Picture this: Jane Doe is a single adult working a full-time (40 hours per week) minimum wage job. Jane wants to rent a modest one-bedroom apartment. No matter where Jane lives in America, and regardless of whether Jane lives in a state with a minimum wage higher than the federal minimum wage, Jane will be unable to do so.
Why? Because there’s no state in America in which a person working full-time earning minimum wage can afford to rent a one-bedroom apartment.
Recently, the National Coalition for Homelessness held its annual conference here in Washington, DC.
Homeless assistance practitioners, policymakers, and advocates from around the country gathered to learn about what’s working to end veteran homelessness. The contributions of numerous officials from the Department of Veterans Affairs (VA) were also featured, including a keynote from Secretary McDonald (or Bob, as he urged the audience to call him). In his remarks he touted the efforts of successful communities from New Orleans to Houston and beyond and spoke of VA’s efforts to cut through bureaucracy to get the job done.
Beyond VA’s presence, there were some major takeaways from the conference that are definitely worth sharing:
Just yesterday the mayor of Houston Annise Parker announced that her city had ended veteran homelessness. The announcement is getting a fair bit of attention in the press and online (and deservedly so), but here’s one thing those stories aren’t telling you.
Over the last two years, Houston has also reduced the number of families experiencing homelessness on a given night by 39 percent. Houston leaders attribute this progress to their investment in rapid re-housing. If they’re right, the city has more dramatic declines in its future, because they recently tripled their rapid re-housing capacity.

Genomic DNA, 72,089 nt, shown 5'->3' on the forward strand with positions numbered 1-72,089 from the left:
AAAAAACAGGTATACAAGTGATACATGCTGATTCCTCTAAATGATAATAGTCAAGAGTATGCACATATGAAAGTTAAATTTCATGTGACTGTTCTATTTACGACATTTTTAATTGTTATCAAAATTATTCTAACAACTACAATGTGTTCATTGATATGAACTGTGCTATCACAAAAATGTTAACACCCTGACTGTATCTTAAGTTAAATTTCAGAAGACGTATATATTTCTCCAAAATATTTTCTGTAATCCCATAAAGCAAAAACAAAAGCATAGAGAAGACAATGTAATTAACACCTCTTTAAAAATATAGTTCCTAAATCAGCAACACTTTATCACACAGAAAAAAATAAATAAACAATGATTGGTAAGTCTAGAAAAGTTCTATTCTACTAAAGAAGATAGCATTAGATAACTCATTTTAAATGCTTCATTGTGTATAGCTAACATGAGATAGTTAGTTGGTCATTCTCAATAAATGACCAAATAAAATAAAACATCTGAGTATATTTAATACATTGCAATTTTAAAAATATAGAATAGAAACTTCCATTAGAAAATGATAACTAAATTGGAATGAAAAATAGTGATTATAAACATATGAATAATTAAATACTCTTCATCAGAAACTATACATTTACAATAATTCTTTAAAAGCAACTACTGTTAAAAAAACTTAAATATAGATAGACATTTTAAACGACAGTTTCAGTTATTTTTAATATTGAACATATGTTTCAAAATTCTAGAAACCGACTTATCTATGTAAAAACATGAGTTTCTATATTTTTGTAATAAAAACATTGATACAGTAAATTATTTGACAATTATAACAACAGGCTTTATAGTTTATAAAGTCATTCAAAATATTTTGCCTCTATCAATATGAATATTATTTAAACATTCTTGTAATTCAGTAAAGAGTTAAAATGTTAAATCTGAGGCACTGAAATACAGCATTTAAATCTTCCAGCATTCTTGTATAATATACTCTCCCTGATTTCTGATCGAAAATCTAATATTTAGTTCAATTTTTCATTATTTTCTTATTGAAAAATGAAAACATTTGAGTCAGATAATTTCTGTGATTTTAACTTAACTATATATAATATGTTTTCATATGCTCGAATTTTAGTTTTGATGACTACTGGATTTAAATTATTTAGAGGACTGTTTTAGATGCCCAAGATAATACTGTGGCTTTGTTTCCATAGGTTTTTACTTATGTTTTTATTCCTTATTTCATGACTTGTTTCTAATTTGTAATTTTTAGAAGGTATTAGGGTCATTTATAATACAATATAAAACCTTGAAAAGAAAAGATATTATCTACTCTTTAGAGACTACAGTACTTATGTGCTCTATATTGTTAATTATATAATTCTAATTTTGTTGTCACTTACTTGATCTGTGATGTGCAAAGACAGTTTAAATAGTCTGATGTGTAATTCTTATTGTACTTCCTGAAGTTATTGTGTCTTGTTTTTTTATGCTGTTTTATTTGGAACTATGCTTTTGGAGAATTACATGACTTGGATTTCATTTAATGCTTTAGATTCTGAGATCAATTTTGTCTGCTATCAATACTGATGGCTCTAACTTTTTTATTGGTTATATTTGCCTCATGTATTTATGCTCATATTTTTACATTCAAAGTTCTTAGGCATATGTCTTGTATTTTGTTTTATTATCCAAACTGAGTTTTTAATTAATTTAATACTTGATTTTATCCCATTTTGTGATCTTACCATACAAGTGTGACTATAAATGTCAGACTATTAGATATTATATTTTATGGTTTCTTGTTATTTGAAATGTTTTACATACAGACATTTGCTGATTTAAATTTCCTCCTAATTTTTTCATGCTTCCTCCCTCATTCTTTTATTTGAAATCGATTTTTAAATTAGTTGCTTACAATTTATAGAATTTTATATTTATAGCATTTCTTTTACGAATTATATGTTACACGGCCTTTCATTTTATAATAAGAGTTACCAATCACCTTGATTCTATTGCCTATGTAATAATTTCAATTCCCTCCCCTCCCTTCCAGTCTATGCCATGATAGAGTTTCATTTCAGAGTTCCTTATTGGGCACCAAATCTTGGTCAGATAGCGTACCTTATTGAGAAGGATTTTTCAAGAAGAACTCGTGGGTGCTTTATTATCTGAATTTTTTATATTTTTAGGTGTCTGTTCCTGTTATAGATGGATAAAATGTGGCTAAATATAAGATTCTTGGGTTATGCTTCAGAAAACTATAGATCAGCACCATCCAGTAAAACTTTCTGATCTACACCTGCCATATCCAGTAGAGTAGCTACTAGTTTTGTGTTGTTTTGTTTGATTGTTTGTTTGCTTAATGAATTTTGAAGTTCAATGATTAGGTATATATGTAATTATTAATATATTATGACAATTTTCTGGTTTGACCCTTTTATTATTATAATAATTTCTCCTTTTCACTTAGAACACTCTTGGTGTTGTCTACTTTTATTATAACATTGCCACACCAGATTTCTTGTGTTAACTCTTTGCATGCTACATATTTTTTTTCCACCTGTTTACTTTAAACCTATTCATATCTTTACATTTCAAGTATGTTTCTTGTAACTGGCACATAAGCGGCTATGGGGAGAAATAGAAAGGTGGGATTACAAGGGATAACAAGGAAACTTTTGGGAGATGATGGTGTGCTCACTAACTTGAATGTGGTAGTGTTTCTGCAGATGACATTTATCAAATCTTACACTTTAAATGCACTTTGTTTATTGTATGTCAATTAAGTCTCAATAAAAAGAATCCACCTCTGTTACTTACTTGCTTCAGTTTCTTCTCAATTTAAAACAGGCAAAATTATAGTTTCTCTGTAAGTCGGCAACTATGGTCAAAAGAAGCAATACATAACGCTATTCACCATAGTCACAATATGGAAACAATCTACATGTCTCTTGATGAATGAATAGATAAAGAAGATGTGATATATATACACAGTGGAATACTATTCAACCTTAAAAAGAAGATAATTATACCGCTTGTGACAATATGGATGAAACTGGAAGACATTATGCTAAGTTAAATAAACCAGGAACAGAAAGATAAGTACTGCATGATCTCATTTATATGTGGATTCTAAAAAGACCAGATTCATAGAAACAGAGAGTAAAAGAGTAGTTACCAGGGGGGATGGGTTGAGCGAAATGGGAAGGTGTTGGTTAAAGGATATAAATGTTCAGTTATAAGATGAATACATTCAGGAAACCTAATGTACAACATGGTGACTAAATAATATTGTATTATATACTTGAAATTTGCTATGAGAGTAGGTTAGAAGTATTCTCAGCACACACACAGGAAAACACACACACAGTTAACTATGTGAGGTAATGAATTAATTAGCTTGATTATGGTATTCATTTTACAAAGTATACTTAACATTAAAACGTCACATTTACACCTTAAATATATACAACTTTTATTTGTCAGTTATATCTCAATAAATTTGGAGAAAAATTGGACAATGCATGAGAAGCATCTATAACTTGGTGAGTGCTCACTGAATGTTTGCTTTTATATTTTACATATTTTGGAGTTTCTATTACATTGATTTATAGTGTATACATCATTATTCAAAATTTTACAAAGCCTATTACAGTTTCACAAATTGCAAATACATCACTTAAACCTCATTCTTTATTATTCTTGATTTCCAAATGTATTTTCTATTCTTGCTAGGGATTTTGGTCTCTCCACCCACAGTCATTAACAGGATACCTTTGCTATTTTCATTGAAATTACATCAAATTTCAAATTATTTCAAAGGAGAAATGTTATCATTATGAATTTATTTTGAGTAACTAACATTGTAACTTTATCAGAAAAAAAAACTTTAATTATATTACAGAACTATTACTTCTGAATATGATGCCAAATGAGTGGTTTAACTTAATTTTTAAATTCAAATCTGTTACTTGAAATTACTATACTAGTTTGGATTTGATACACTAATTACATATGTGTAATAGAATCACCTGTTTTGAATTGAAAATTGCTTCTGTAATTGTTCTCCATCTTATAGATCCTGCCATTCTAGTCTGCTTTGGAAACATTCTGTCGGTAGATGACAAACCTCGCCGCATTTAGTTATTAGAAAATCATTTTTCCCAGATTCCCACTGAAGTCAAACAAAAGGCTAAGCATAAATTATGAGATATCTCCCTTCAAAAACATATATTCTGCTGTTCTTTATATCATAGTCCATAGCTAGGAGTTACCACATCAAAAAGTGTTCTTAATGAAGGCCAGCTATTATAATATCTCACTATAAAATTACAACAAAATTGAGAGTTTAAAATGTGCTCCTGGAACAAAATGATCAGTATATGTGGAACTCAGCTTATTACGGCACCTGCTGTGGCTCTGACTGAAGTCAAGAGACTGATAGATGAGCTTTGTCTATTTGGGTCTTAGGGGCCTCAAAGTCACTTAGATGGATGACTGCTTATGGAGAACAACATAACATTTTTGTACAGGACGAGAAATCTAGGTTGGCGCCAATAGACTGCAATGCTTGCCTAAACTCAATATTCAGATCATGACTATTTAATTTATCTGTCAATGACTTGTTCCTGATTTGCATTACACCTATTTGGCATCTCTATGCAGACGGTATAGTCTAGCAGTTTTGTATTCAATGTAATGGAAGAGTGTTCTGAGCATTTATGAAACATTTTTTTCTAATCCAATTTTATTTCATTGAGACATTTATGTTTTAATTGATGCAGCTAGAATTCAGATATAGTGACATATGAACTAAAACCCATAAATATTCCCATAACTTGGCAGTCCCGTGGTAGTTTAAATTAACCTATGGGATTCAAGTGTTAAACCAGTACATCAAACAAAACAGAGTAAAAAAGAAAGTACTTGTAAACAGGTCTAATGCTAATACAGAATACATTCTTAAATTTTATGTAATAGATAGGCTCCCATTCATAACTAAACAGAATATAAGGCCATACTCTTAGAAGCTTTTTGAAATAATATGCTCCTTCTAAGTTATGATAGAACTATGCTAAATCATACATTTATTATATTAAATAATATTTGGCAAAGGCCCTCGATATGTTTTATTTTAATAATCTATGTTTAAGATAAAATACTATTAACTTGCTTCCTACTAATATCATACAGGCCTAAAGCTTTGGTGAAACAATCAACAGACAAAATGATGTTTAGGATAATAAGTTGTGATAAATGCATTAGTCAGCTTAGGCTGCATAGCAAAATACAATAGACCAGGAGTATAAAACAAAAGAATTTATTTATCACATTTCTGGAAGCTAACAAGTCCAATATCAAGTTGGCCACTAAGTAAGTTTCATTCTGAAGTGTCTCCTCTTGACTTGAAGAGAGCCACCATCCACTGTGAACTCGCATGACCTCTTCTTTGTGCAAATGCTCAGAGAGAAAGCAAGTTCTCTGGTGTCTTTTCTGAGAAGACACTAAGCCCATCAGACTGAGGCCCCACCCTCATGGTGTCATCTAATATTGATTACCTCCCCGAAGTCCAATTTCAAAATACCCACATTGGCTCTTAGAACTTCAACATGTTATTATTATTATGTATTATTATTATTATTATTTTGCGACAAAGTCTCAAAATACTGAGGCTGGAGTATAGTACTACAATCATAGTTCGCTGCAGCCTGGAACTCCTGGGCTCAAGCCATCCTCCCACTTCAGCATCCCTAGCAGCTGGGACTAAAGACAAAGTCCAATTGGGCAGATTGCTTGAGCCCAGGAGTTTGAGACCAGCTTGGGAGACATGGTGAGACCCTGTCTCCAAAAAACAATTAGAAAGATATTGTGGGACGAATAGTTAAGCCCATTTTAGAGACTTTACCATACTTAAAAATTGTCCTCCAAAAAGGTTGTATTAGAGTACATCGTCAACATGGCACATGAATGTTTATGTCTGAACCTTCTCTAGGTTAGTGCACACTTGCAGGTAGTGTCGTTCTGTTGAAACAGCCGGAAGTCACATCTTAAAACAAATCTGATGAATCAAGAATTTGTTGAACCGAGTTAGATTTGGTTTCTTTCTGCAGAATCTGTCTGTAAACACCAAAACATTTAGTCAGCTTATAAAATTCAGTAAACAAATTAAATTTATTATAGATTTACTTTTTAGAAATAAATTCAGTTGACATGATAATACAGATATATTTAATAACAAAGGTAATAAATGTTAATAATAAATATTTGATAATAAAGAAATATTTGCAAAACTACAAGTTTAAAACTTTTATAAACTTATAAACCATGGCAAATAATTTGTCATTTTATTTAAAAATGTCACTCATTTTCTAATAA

On any given day, hundreds of thousands of Americans experience homelessness and interact with the homeless assistance system. Fortunately, many of them will become housed. Though the end point—housing—is the most important part, the process of accessing housing can vary greatly from person to person.
The homeless assistance system offers a variety of interventions: emergency shelter, transitional housing, permanent supportive housing, and rapid re-housing. While some of these interventions (emergency shelter and transitional housing) are designed to be temporary, others (permanent supportive housing and rapid re-housing) are long-term solutions to homelessness.
Today, Houston – the fourth largest city in the country and the city with the second highest population of veterans – became the largest city to date to announce that it had effectively ended veteran homelessness. Mayor Annise Parker made the announcement alongside Secretaries Bob McDonald (Department of Veterans Affairs), Julián Castro (Department of Housing and Urban Development), and Tom Perez (Department of Labor), as part of the secretaries’ three city tour focusing on how communities can come together to end veteran homelessness.
The theme of the announcement was clear: by working together, many different agencies across Houston were able to quickly deploy resources to house over 3,650 veterans in just over three years. Collaboration in the form of regular (weekly!) coordination meetings, and efforts to align federal, local, and state resources, and a high-functioning coordinated assessment system were key components of the city’s success. Secretary Perez emphasized Houston’s success in breaking down siloes and encouraged communities to take a similar approach to ending veteran homelessness.